Today’s Veterinary Business Staff
Why they got into the profession and advice for young practitioners are among the topics explored in new online videos featuring The Merck Veterinary Manual’s editorial board.
The interviews, posted at http://mrkmnls.co/2S8i633, provide “these veterinary thought leaders with an opportunity to discuss their backgrounds, areas of expertise and professional passions,” said the manual’s editor-in-chief, Scott Line, DVM, Ph.D., DACVB.
In one video, Katherine E. Quesenberry, DVM, MPH, DABVP (Avian), explains one way to avoid professional burnout.
“Try to stay engaged, try to stay interested, try to be open, always try to learn,” said Dr. Quesenberry, head of avian and exotic pet medicine at The Animal Medical Center in New York. “I think if you put your yourself in a position where you’re always trying to learn something, see new ideas, it’s really hard to get burnt out, because there’s always something new and challenging.”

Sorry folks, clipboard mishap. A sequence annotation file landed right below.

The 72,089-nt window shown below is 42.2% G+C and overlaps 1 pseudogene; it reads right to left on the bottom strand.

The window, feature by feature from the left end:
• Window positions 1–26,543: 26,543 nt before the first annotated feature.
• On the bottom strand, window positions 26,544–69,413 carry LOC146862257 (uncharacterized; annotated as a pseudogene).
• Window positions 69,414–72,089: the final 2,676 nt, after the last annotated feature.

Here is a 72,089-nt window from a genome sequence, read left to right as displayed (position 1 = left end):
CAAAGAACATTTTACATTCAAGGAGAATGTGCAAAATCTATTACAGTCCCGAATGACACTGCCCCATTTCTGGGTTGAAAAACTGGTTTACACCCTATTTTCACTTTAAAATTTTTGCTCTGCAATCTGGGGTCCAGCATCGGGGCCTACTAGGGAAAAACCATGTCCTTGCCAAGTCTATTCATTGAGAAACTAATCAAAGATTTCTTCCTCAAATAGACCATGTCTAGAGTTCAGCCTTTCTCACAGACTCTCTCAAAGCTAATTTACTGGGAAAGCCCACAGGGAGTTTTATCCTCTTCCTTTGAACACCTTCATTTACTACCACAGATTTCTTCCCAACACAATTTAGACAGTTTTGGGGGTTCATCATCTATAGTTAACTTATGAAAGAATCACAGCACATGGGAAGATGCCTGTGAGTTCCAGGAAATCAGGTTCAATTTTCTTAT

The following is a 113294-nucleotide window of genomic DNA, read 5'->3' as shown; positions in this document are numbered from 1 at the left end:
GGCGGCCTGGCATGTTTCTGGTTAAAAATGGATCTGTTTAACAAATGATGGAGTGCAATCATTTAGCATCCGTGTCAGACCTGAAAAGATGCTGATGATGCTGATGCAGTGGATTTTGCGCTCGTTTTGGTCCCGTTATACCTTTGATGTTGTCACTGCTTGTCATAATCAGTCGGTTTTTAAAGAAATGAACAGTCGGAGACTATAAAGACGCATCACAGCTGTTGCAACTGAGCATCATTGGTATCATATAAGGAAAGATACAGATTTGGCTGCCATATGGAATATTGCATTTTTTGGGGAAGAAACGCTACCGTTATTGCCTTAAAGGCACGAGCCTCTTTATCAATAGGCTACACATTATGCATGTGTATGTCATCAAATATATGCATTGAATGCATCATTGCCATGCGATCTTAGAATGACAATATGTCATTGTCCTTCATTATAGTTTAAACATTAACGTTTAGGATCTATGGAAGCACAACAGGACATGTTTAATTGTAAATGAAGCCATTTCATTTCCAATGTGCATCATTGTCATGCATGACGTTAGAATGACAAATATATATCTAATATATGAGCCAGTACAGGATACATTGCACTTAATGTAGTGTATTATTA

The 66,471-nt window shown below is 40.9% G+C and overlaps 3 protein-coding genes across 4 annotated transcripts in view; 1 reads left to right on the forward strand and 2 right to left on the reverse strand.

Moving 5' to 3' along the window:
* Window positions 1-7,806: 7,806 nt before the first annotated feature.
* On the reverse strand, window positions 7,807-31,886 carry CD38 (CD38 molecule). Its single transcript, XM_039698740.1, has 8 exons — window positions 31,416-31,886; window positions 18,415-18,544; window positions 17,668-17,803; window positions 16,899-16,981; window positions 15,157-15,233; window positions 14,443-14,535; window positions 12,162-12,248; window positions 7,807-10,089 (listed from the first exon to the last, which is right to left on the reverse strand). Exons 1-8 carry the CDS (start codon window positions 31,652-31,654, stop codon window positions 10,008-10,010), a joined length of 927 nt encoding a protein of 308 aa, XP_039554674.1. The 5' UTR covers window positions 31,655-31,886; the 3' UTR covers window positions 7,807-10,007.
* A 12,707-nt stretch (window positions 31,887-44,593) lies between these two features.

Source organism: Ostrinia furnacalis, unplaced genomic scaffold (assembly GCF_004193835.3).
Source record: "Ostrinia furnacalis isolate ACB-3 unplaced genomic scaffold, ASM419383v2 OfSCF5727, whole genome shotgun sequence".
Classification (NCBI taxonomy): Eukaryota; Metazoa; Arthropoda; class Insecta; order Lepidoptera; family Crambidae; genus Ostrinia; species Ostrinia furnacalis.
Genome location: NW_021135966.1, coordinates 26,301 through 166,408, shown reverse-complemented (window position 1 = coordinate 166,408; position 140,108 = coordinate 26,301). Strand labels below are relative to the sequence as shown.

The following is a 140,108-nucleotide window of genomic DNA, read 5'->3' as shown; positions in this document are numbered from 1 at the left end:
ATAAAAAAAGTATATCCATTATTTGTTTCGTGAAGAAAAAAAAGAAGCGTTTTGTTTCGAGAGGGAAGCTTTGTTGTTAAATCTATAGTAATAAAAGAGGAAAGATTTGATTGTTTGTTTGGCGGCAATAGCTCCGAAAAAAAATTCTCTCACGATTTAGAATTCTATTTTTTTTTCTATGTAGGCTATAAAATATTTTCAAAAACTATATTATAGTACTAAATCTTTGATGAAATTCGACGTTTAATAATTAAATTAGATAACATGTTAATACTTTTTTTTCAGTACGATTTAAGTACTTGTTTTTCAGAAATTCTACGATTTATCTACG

Also interviewed are:
- Peter D. Constable, BVSc, MS, Ph.D., DACVIM, dean of the University of Illinois College of Veterinary Medicine, who discusses the use of antimicrobials in cattle and the importance of conscientious antibiotic stewardship. He also addresses why he entered academia.
- Peter R. Davies, BVSc, Ph.D., a professor in the department of veterinary population medicine at the University of Minnesota, who emphasizes the benefits of specialization in animal health.